WeWork’s CFO says it will generate $2 billion in profit on the desks it’s opened this year, and it shows the importance of the ‘space as a service’ model

WeWork doubled its revenue in the first quarter, and it’s gearing up for even more growth.

The company now has $3.4 billion in multi-year agreements with big companies, a major revenue driver as it moves away from overseeing coworking spaces for small startups and into managing office space for big companies.

For the first time, that figure is now bigger than its total run-rate revenue of $3 billion – a key sign of how important its enterprise business is, chief financial officer Artie Minson told Business Insider in an interview.

WeWork wants to be seen as more than a traditional landlord by offering a variety of services, from networking groups to tech-driven insights about space utilization. With its enterprise business, WeWork could oversee a company’s real estate footprint across the world.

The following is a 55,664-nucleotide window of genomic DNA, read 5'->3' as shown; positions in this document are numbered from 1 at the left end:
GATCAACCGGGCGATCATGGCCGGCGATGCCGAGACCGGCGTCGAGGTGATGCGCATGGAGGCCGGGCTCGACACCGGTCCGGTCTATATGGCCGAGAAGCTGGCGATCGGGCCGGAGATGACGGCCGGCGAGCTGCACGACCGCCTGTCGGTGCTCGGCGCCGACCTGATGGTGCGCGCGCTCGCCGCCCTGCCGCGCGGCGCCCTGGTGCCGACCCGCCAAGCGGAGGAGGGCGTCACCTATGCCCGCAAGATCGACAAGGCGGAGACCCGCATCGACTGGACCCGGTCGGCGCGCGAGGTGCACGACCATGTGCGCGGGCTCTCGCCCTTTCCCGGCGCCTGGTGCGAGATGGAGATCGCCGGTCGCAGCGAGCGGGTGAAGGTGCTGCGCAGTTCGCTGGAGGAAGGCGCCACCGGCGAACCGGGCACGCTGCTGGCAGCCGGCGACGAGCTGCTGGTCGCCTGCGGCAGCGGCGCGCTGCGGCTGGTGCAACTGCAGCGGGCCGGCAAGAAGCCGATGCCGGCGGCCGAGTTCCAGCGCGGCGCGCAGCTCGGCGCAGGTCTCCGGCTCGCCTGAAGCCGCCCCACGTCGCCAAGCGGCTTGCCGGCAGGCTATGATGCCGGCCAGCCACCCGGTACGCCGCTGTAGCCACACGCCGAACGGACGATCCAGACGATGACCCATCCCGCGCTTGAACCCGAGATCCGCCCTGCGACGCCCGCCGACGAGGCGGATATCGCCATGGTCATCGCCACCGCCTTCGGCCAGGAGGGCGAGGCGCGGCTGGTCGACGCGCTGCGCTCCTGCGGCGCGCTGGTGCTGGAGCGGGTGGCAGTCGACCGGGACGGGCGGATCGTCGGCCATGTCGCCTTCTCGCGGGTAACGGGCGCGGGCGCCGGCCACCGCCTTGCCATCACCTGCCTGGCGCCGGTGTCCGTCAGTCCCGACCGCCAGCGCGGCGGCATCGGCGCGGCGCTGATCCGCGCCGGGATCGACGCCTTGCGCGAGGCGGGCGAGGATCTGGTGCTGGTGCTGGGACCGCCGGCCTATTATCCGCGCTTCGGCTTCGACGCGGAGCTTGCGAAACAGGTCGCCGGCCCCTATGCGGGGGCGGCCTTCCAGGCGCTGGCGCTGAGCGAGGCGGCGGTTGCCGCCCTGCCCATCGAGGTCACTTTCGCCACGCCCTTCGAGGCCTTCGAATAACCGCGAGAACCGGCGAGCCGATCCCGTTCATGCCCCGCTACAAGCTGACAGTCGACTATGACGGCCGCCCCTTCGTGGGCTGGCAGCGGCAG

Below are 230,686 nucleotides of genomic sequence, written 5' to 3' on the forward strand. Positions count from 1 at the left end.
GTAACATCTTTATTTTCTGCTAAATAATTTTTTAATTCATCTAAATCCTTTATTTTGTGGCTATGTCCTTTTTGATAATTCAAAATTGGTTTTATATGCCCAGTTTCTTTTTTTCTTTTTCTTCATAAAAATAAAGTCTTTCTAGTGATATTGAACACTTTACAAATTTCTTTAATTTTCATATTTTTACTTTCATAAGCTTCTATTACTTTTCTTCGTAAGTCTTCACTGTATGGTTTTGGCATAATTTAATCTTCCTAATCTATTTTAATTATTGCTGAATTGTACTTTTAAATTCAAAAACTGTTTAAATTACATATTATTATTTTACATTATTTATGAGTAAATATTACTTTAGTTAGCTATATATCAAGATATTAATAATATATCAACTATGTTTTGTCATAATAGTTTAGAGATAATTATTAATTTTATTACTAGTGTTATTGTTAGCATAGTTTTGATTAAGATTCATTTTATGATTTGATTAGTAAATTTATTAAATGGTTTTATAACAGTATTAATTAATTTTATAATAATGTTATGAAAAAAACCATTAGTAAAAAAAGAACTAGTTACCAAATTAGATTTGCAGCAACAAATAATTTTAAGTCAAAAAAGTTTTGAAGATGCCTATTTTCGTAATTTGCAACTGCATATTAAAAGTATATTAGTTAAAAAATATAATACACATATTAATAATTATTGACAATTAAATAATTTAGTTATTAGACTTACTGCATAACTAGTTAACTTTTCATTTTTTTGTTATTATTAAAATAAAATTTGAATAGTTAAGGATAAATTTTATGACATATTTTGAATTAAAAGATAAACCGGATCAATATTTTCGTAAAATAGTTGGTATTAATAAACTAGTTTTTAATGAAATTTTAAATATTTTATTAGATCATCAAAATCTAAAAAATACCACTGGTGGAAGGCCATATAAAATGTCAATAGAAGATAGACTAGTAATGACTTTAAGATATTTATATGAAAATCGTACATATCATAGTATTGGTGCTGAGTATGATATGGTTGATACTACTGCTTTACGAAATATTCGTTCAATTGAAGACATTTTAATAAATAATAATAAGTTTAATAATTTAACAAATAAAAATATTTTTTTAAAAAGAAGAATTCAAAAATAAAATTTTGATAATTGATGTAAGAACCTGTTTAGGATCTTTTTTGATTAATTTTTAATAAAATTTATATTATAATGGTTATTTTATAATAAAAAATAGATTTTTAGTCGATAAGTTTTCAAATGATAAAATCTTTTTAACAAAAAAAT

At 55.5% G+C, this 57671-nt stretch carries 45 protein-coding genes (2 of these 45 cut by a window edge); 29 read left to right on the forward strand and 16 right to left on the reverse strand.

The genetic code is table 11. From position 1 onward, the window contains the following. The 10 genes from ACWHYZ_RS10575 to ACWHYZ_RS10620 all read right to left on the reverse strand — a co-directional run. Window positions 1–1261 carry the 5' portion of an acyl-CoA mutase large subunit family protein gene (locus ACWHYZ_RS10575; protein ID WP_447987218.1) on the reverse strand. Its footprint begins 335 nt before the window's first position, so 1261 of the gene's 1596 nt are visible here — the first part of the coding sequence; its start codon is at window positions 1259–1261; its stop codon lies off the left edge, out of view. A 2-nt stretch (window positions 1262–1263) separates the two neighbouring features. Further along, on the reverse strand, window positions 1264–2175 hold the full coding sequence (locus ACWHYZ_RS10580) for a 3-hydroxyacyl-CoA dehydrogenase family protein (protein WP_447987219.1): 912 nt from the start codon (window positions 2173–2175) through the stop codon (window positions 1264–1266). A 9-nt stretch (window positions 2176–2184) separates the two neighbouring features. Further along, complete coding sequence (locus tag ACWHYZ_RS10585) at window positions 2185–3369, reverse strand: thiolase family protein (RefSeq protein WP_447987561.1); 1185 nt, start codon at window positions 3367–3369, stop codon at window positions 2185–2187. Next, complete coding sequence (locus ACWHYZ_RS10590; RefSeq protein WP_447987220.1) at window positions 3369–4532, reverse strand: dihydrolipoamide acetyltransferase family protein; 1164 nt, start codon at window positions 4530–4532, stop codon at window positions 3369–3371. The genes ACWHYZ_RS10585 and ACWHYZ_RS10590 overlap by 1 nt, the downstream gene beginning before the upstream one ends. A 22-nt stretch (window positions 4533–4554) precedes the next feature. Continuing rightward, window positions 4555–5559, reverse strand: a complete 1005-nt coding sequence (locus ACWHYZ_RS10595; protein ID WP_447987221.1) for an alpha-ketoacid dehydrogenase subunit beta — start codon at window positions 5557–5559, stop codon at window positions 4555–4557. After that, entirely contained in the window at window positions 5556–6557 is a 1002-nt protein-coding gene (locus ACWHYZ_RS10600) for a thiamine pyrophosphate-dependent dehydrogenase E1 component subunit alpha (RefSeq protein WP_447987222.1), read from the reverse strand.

WeWork is different from its co-working competitors because of its focus on this “space as a service” model for larger companies, vice chairman Michael Gross told Business Insider.

In the first three months of the year, revenue more than doubled year-over-year to $728 million, according to an earnings presentation reviewed by Business Insider.

We Work also added 82,000 desks during that time. The company says those desks will generate $9 billion of revenue over their life and $2 billion of profit.

See more: WeWork’s CEO explains why he thinks his $47 billion company is recession proof, and how he keeps his ego in check as a young billionaire

“We fundamentally believe we’re at a paradigm shift on how physical space is being consumed. The world is never going back to 250 square feet per employee,” Gross said

WeWork’s international presence is an increasingly key growth driver, too. However, it’s driving average revenue per membership down – to $6,340 last quarter – as the company opens in cheaper locations, such as China and Latin America, Minson said. He added that membership revenue city-by-city is up, though the overall figure declined year-over-year.

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